I received an invite to join a group of friends in Orkut, “an online community that connects people through a network of trusted friends.” My first reaction was oh, brother, yet another linking portal.
I already have entries on
Friendster, the “online community that connects people through networks of friends” and
LinkedIn, where you can “Find the people you need through the people you trust.” I frequently receive requests from people using Plaxo (“Update your address book!”) to update my contact information.
Here are my impressions so far…
- Friendster has the largest community, and is the slowest of the bunch. It’s also the slowest. And it’s slow, too. They’re geared towards mating and dating, so if you’re not looking, then it’s mostly for entertainment value. It was interesting/educational browsing various coworkers’ bios. (If you’re curious, here’s mine)
Did I already mention it’s slow? Logging in took about 20 minutes. (I just let it sit in the background) Once logged in, it takes literally minutes to navigate between screens. On the other hand, there are some funny pseudo users like France. It’s somewhat cool to link things by keywords. So, assuming I was looking for someone who liked watching the Weather Channel, and I wasn’t in a hurry, I could just click on the link.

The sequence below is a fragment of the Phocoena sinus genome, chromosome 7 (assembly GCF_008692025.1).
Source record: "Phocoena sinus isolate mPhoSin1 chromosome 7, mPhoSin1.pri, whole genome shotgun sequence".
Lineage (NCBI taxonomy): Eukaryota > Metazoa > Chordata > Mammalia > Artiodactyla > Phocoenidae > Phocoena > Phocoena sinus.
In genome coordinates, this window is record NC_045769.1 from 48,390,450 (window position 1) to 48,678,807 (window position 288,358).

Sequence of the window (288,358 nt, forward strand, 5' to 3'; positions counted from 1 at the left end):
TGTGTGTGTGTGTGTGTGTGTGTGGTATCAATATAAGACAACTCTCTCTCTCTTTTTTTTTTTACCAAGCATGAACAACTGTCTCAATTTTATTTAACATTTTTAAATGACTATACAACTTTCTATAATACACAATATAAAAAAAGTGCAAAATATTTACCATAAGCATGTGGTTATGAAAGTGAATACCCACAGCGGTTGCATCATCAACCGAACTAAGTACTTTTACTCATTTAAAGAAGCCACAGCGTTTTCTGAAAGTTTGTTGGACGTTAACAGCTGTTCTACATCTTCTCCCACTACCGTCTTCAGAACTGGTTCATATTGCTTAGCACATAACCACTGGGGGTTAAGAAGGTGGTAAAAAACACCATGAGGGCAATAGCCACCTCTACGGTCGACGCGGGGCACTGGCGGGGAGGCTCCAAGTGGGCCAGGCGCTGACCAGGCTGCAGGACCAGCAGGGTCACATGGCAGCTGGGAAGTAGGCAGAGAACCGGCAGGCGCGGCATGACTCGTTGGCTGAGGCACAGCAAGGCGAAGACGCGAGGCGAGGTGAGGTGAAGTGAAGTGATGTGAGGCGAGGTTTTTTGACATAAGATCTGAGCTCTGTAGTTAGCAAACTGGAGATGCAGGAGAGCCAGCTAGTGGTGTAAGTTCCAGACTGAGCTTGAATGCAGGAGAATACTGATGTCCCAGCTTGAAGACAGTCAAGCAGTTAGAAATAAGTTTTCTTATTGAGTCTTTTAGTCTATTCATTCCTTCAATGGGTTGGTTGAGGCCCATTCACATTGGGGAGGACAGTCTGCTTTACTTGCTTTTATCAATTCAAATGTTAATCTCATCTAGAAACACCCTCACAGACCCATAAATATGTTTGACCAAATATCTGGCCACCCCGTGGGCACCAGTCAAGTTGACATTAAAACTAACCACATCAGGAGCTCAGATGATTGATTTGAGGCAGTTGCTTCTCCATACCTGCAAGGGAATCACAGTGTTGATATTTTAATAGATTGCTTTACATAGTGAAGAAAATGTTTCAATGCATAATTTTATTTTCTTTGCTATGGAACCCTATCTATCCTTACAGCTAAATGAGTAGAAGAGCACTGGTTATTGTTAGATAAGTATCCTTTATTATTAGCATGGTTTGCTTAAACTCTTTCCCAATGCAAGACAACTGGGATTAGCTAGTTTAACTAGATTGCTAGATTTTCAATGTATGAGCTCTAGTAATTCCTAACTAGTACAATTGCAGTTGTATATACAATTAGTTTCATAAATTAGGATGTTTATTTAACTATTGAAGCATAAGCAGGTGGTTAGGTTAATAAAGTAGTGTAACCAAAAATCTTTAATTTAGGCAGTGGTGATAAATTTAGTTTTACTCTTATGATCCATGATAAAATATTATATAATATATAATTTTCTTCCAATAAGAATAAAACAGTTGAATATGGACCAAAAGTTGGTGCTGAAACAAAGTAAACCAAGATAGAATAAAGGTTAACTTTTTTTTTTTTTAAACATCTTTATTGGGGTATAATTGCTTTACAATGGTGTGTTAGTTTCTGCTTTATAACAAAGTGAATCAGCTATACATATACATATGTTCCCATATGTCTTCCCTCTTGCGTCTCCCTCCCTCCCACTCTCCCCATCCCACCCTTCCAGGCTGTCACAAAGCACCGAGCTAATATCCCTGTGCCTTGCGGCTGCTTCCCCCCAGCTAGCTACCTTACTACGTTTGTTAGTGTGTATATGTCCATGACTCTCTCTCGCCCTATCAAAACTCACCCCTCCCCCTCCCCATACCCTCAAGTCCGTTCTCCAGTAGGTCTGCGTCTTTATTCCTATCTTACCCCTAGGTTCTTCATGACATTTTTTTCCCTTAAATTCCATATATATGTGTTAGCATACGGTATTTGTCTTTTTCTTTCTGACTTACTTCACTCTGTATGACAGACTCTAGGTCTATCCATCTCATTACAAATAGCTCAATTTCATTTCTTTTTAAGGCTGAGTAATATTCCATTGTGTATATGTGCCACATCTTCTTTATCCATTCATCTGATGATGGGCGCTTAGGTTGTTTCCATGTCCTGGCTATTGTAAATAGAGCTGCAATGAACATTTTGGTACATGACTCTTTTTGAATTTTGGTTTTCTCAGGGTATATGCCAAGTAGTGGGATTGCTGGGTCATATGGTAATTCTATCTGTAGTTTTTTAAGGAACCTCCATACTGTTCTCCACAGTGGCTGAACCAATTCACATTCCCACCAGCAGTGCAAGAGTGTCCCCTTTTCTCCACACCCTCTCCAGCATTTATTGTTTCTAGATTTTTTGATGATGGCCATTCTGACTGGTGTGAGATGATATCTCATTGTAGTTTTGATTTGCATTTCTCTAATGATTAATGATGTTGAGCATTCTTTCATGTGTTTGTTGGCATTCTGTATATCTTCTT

I’m not sure how they’ll make money in the long term. They currently run sponsored links, served by someone else (because they’re slow), and obviously not targeted, with titles like this appearing under the pictures of whomever you’re viewing:
My Dad Thinks Im Gay — A free song from Request-A-Song.com!
Send your special Friendster a Valentine’s Gift — Free shipping on all orders thru 2/14/04
RECLAIM VIRGINITY — geT IT BACK NOW
FREE Voicemail! — Get voicemails from friends by email
The ad text blends in with the picture, which makes it doubly annoying as there’s an implicit visual association of the two.
(Damn, this site is slow.)
- LinkedIn targets people interested in making business connections. They’ve thought through the security model more. For example, by default it restricts letting people browse your network. I’ve received twelve contacts. Of these, five were people seeking a job, three were pass-throughs in my network, three were folks seeking business/sales opportunities with my employer, and one was offering me a position. (It was a great role, but it would require relocation to a place where no one in my family wants to live.)
There are no ad banners or obvious sources of revenue. Overall, it’s been slightly useful in doing research on contacts within companies, and it’s much faster than Friendster, but the network can be limited and is a little, well, boring. This would have been great back in 1996-1998, during the dot.com surge.
- While Friendster and LinkedIn are based on who you know, Classmates Online is based on where you’ve been.
Classmates’ sweet spot is linking people based on where they went to high school, hence their tagline “rediscover your past”. They’ve since added military and college, both of which make sense, but in the last year or so, added workplace. Personally, I think this makes the user experience awkward because there’s no dissociation between the groups. Add to that the general spookiness of being able to search for someone on the work dimension, and it’s too much information for me to make available. (On the other hand, there are hundreds of Jim Carsons, so cyber-stalkers would have to look through a few hundred entries.)